A true dual-purpose competition car, the Sprint Zagato – or SZ – was built on the short-wheelbase Giulietta Spider chassis and equipped with finned aluminum drum brakes, a five-speed gearbox, long-range fuel tank, and high-performance tipo 00120 engine. In typical Zagato fashion, the SZ’s coachwork was minimal to the extreme, with lightweight aluminum panels, Plexiglas windows, and virtually no ornamentation. The cockpit was businesslike, with tube-frame bucket seats, vinyl upholstery, and Veglia gauges.

Designated by type no. 101.26, the SZ was first delivered to customers beginning in late 1960 and immediately dominated the 1300 GT class in endurance events, circuit races, and hill climbs. Wins were innumerable; the car soon developed a reputation as a giant killer.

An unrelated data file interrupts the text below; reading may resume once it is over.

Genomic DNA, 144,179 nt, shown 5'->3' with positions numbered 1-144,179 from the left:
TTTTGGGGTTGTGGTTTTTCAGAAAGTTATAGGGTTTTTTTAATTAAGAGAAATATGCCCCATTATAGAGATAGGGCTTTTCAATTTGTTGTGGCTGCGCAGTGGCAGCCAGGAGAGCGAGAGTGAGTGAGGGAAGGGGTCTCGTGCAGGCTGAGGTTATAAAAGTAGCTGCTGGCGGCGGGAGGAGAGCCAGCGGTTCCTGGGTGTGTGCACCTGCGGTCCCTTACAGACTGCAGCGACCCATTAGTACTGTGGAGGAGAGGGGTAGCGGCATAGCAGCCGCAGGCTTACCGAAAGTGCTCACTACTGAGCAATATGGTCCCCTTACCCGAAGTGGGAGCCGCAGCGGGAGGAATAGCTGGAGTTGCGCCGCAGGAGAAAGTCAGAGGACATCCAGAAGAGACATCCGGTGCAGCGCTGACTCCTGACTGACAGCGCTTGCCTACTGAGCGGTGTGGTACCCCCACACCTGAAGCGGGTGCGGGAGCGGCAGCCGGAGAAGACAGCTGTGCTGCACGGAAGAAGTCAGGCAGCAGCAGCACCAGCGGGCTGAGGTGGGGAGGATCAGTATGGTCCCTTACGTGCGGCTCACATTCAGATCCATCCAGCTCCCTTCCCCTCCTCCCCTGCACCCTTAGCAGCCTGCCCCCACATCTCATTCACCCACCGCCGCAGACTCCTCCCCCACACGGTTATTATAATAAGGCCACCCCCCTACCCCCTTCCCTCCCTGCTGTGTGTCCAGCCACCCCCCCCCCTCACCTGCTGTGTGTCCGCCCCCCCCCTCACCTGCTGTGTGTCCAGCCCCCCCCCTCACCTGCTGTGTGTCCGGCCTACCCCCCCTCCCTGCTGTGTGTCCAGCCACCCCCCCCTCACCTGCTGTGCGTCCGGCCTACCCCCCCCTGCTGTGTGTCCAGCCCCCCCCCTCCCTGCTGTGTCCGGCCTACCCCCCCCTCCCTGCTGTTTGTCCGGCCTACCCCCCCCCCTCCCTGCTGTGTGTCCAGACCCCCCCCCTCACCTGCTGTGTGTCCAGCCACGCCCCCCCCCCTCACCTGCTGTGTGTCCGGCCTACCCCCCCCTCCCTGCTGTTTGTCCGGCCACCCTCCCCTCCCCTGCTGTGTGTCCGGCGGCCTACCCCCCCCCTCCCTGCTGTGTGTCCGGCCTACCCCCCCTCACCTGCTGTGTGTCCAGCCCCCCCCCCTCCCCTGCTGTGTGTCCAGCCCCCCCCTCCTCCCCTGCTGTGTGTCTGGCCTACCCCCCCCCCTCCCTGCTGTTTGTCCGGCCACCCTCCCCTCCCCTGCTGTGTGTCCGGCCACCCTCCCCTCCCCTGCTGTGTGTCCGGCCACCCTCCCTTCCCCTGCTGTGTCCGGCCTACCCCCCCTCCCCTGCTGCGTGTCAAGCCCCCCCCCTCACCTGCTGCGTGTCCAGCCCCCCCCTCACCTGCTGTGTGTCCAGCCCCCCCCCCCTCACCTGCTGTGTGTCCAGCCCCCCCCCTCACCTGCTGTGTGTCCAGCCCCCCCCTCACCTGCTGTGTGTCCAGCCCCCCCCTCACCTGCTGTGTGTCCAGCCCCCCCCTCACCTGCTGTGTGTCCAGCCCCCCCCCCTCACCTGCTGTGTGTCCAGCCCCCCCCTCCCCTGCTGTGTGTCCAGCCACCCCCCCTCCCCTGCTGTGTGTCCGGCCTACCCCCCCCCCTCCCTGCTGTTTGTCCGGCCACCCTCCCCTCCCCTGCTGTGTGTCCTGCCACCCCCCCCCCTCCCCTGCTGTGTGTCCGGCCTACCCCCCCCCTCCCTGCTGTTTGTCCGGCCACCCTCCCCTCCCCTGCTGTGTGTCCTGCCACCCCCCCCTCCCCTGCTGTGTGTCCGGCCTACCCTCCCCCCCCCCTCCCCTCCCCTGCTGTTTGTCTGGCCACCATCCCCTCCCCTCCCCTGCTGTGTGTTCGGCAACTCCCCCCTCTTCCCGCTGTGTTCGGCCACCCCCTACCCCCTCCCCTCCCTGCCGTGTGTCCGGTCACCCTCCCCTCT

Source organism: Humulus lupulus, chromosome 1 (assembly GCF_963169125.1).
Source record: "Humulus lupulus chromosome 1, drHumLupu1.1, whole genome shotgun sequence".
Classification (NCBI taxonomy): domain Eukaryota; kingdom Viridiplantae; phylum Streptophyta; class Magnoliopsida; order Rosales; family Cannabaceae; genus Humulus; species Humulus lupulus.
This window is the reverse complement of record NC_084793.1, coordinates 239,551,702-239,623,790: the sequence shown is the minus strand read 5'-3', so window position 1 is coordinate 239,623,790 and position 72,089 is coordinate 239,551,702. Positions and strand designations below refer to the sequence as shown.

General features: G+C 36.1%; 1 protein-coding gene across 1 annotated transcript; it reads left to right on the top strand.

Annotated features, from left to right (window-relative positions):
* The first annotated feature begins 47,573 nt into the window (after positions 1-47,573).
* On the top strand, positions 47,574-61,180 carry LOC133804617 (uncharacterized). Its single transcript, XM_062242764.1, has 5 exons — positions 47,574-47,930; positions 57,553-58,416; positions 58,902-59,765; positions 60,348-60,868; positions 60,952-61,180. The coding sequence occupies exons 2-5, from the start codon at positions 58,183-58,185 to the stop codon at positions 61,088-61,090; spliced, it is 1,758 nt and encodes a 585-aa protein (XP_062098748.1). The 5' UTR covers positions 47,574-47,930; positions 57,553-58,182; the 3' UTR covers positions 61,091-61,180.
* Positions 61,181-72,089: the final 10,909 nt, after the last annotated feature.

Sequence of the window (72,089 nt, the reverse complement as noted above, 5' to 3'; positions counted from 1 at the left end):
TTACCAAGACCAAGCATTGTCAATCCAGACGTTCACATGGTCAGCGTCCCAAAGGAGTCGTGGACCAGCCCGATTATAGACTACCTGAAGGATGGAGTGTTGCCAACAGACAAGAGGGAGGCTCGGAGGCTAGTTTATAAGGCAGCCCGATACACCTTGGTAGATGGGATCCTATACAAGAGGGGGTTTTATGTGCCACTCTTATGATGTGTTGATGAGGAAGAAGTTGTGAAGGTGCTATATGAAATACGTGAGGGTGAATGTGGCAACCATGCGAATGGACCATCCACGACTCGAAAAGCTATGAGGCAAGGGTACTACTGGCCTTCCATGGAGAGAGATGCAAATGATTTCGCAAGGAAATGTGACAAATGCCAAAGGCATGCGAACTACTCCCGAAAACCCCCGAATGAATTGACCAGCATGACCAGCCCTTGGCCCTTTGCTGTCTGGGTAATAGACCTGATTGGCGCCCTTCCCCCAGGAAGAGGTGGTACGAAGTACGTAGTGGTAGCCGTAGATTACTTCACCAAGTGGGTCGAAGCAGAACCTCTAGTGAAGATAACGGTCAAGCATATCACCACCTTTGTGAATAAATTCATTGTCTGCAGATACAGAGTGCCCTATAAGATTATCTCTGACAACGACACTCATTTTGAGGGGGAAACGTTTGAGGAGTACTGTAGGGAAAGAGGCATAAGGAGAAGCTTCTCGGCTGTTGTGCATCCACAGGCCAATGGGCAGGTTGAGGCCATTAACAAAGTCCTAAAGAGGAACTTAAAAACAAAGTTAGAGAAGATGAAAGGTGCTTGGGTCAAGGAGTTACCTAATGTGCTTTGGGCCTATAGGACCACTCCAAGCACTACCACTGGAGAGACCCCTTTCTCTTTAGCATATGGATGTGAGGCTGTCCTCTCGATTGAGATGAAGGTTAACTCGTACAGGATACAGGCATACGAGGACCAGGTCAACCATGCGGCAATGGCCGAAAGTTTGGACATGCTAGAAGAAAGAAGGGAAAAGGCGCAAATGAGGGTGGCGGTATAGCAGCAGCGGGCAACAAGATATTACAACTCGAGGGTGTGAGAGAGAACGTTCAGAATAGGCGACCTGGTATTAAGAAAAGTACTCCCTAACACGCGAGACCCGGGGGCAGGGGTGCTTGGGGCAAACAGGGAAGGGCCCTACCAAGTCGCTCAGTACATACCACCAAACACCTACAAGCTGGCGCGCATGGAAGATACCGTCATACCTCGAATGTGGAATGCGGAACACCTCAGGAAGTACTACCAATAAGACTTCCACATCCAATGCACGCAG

In total, just 200 Giulietta SZs were built, including approximately 30 examples of the updated Coda Tronca. Featuring aerodynamically effective long-nose, Kamm-tail coachwork, these late-production SZs were specially developed for high-speed circuits like Monza and Le Mans. The final evolution of the racing Giulietta and direct predecessor to the Giulia TZ, the SZ was the premier small-displacement sports car of the early 1960s and now ranks among the top tier of collectible Alfa Romeos.

According to factory records, this SZ Coda Tronca, chassis AR10126.00195, was completed on February 14, 1962, and finished in Azure, an attractive sky blue. According to Italian registration records included in the history file, this SZ was first sold to Fedele Cova of Rome and registered as “Roma 517904.” Another Roman, Viviana Fabrizi, acquired the Alfa Romeo in 1964 and owned it for about a year before selling it to Bruno Sebastiani of Perugia, Italy.

In 1969, the SZ was sold to Gino Bestiaccia, a fellow Perugia resident. Under his ownership, the Alfa Romeo was repainted red, its interior re-trimmed in black, and a roll bar fitted. The Giulietta remained in Sig. Bestiaccia’s ownership until 1976, when it was sold to Carlo Frosini, an Italian who relocated to California in 1977 and established a dealership in Los Angeles called Eccentric Car Imports Inc.